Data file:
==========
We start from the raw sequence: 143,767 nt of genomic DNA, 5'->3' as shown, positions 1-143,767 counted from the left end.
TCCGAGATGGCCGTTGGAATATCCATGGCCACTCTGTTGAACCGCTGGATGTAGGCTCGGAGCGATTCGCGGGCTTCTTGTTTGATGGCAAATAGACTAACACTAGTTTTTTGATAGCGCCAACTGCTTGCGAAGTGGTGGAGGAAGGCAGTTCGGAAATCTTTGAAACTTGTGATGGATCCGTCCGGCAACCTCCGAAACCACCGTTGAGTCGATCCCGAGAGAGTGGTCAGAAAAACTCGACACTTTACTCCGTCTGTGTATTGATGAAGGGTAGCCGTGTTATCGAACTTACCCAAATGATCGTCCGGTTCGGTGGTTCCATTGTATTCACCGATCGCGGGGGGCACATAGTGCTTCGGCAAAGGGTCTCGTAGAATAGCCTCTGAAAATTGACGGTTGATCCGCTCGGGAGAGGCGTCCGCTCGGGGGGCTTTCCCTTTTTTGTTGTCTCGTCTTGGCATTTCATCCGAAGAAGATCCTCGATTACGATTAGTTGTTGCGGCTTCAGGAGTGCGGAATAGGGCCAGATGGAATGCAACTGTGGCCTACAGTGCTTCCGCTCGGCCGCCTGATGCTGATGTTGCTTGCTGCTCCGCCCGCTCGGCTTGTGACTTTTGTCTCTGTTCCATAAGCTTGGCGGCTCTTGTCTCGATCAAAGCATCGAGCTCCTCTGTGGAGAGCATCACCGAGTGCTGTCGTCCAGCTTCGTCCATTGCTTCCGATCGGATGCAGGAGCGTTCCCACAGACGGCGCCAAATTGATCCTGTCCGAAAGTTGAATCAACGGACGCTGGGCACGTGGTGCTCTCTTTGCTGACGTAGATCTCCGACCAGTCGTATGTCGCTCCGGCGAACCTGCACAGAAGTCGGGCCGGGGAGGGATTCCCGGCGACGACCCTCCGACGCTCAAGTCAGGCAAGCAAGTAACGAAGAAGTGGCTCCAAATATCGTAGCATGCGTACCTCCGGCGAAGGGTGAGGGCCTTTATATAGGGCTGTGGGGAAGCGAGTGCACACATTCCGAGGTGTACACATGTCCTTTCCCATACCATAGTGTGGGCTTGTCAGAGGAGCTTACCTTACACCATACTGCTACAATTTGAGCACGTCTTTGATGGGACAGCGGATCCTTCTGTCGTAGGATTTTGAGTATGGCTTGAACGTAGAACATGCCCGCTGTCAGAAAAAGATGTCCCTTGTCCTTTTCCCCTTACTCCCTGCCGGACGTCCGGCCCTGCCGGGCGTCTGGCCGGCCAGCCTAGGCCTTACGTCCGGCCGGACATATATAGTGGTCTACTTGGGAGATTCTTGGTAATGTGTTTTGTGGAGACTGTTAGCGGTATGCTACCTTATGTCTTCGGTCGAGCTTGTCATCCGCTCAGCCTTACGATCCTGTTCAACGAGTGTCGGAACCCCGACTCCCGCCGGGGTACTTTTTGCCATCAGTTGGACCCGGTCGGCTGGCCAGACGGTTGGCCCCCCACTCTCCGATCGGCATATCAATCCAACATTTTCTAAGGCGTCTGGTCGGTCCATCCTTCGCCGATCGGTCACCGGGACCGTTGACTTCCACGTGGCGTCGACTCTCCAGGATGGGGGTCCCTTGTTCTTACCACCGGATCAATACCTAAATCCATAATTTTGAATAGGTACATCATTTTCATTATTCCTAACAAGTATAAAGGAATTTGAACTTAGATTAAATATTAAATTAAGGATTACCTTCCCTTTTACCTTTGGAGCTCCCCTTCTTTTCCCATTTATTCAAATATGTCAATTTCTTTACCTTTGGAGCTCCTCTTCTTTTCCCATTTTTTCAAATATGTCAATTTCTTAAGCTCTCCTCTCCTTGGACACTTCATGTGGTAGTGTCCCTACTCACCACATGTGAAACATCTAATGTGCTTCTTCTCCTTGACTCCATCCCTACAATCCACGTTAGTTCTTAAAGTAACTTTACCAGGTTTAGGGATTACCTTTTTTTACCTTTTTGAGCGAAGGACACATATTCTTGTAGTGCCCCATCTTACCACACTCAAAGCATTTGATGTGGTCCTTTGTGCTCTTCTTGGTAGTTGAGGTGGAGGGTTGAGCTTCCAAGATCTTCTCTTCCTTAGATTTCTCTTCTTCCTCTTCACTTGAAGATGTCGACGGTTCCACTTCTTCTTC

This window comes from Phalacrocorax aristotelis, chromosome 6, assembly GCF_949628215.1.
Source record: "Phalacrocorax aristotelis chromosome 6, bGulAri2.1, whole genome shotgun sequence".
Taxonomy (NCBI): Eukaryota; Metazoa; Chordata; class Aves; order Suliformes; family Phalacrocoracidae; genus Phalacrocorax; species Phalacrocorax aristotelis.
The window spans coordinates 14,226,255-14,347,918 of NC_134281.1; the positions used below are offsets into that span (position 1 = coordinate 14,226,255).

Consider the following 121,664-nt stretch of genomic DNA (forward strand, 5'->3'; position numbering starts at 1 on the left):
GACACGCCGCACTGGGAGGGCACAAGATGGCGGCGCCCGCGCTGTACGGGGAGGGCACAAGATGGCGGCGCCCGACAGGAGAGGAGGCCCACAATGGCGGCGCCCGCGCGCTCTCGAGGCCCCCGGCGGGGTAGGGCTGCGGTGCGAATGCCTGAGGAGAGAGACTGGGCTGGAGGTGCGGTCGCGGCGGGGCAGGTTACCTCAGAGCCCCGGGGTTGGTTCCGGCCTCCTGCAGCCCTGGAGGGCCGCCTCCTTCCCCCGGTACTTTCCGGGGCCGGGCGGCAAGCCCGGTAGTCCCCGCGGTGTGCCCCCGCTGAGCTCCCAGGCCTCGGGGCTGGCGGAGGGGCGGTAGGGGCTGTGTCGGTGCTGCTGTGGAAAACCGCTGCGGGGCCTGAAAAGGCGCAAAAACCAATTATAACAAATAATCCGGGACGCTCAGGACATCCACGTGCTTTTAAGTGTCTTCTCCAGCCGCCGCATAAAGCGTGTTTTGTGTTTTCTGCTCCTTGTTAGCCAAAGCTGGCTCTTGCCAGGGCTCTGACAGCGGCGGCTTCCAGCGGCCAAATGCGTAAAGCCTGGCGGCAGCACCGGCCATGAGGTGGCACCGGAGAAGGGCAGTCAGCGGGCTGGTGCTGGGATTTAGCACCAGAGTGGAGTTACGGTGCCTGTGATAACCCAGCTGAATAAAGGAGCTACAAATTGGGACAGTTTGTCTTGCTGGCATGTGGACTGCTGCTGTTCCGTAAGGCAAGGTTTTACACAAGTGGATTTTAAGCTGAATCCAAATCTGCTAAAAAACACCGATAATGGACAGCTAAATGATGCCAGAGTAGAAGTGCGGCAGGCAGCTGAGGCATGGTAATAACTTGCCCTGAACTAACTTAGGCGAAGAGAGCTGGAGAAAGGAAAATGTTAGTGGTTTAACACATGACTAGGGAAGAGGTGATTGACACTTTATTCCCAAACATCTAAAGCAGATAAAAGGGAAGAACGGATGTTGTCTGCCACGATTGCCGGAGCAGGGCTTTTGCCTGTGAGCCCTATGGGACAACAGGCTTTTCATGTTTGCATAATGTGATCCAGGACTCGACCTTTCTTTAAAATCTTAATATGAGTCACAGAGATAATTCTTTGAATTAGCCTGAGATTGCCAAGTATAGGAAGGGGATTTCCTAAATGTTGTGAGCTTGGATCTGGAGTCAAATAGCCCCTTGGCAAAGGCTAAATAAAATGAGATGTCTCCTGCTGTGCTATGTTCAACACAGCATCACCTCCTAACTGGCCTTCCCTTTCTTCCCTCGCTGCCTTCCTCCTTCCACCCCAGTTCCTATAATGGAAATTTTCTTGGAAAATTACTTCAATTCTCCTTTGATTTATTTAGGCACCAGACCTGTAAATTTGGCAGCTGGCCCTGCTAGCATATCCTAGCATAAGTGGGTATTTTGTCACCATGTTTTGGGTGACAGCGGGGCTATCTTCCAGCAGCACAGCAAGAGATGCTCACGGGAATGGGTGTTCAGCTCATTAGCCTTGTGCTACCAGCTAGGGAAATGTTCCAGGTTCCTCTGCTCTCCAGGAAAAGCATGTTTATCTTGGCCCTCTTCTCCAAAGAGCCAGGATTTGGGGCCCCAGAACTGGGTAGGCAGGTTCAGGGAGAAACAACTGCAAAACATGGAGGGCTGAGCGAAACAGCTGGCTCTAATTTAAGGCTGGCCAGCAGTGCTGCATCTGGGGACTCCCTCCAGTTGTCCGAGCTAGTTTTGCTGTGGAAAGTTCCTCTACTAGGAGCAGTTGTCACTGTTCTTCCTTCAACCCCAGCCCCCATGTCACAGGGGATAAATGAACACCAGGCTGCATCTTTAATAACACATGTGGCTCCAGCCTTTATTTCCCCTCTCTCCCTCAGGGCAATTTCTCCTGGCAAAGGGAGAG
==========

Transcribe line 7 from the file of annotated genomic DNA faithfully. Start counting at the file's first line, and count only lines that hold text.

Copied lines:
Consider the following 121,664-nt stretch of genomic DNA (forward strand, 5'->3'; position numbering starts at 1 on the left):